In 2012, the Oakland Athletics made a surprise run to the playoffs with the help of platooning multiple positions in their lineup. It was deemed the “New Moneyball” as the A’s used platoons at four different positions: first base, second base, catcher and designated hitter.
In 2014, the Chicago Cubs have used the platoon advantage at five different positions. The only three regulars in the lineup have been Starlin Castro at shortstop, Anthony Rizzo at first base and Welington Castillo at catcher. While Emilio Bonfiacio has played every game, he has split time between center field and second base to ensure the platoon advantage.
For fans, the Cubs’ use of platoons so far in 2014 is a double edged sword. On the one hand, it’s great that the team is doing everything it can to gain an advantage to win more games. On the other hand, young players such as Mike Olt and Junior Lake have been relegated to part-time duty.
In Olt’s case, this season was supposed to be about the Cubs figuring out whether or not he could be the long-term answer at third base. They cannot determine that with Olt sitting on the bench.
The same situation applies to Lake. After a strong showing with the Cubs in the second half of the season last year, it was all but assumed that Lake would see regular playing time in 2014 to determine what his future will be with the Cubs. The problem is that with Ryan Kalish added to the outfield mix there are less at-bats to go around. With Kalish’s strong day at the plate on Sunday, Lake has been further cemented into a platoon role for the time being.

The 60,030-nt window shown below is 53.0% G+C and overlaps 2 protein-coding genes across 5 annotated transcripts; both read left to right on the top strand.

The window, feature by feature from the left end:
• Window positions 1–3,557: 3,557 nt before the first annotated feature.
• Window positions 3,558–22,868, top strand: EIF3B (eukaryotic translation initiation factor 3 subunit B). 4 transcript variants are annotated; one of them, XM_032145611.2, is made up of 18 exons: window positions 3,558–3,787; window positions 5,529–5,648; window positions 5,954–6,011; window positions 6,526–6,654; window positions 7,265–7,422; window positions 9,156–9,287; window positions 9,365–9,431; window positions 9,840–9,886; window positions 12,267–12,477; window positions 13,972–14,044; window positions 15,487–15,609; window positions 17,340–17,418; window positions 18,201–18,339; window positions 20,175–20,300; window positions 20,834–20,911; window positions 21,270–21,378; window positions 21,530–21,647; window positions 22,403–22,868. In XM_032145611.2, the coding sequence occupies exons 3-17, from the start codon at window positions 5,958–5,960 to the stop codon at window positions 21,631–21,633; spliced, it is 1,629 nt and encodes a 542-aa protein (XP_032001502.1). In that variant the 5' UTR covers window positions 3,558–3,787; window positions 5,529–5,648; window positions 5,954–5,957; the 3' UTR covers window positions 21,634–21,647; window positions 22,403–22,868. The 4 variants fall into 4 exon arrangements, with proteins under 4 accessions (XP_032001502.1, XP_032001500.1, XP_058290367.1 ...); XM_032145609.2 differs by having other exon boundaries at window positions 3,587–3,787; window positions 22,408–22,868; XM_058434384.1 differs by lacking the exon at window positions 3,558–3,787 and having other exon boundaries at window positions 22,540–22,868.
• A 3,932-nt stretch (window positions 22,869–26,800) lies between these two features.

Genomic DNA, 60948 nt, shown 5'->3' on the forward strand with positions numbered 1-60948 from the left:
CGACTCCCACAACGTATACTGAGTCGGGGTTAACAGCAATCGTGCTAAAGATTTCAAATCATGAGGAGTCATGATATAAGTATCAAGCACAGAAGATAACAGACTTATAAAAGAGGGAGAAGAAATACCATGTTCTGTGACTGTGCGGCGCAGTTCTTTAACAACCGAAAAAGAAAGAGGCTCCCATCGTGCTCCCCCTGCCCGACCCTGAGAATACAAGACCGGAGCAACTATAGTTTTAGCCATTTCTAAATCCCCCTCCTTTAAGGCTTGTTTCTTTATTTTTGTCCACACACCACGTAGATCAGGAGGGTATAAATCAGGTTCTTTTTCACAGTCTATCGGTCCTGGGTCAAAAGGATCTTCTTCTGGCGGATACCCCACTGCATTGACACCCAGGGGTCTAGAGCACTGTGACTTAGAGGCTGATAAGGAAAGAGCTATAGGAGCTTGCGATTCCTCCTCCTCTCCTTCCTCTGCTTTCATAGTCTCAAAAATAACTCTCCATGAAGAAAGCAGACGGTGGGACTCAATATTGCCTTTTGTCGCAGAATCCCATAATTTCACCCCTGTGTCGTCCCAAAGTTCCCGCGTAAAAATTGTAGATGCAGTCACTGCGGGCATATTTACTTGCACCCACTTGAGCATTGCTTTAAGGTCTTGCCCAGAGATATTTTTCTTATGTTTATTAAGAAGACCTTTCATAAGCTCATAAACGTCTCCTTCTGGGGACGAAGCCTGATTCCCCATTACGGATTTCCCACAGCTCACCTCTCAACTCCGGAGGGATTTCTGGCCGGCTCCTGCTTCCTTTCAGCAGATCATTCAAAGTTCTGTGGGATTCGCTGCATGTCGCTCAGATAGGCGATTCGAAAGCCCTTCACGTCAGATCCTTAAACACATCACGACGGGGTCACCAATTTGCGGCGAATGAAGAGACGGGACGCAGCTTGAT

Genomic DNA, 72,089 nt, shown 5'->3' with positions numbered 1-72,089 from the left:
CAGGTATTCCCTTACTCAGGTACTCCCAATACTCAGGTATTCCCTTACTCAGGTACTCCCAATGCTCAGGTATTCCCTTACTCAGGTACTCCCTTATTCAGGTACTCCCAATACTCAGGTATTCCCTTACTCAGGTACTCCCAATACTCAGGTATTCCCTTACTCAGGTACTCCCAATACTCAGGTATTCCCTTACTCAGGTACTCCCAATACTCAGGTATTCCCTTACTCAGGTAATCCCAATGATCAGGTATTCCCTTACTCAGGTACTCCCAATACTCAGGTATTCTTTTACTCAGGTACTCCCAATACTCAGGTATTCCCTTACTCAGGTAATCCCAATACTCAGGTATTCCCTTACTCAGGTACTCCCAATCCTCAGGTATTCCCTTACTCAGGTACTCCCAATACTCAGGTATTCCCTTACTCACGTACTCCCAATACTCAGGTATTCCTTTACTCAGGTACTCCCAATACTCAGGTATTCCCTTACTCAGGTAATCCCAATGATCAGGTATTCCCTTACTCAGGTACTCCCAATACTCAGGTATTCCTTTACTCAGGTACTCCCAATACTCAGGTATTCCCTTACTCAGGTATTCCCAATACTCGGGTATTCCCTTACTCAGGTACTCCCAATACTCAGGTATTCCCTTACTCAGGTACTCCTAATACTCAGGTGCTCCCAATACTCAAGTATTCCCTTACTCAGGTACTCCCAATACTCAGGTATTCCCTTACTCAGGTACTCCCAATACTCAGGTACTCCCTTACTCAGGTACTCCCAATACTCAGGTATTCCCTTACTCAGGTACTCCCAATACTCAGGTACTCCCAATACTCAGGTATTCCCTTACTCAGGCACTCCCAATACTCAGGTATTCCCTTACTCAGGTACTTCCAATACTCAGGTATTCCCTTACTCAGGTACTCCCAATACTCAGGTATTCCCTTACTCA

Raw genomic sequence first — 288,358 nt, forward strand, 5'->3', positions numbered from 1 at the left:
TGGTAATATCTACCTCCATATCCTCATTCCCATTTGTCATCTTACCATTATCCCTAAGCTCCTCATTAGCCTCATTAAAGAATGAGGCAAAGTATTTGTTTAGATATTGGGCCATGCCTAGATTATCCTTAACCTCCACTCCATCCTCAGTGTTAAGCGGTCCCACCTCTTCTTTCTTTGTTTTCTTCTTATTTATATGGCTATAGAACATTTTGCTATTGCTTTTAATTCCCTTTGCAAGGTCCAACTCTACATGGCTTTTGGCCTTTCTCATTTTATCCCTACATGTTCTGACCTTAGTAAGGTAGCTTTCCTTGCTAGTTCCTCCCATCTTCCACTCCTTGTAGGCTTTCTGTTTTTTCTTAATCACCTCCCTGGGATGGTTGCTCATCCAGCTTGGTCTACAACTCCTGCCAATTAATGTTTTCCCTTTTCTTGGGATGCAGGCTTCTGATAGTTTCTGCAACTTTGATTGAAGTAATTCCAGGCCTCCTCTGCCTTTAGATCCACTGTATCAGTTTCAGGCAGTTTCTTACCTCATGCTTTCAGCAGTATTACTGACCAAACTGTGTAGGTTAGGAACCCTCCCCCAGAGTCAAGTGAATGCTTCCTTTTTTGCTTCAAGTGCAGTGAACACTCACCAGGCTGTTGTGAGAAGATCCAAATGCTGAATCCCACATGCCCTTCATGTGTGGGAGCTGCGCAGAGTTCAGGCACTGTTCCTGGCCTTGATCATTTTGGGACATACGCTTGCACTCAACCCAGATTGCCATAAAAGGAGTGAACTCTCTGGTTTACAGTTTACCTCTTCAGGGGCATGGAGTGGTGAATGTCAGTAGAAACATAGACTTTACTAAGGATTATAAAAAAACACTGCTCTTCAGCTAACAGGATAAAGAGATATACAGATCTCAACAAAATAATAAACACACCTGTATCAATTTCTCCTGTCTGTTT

While it may seem that the development of the younger players is being put at risk, in the end manager Rick Renteria is simply putting his players in the best position to succeed. This should lead to more victories for the Cubs and a more equal share of at-bats for the players as a whole. While it’s unfortunate for Olt and Lake, it’s also a blessing for players such as Luis Valbuena and Kalish who have proved to this point that they deserve to have their names written into the starting lineup against a right-handed pitcher.
Throughout the course of the season the players will separate themselves from the pack as trends emerge and injuries arise. Using a platoon at five different positions may be extreme, but it also may be temporary as Renteria determines how to most effectively deploy his players. It would be unfortunate if Lake and Olt were stuck in a platoon all season long, but if it ultimately helps the Cubs win more games then everyone should be on board.
Using the platoon advantage, the Oakland A’s took a $55 million roster and rode it to the playoffs despite being in a division with the Los Angeles Angels ($154.9 million payroll) and the Texas Rangers ($120.5 million payroll). The Cubs may not have as much success as Oakland did in 2012, but by using platoons to the extreme the team should at least be more entertaining to watch in 2014.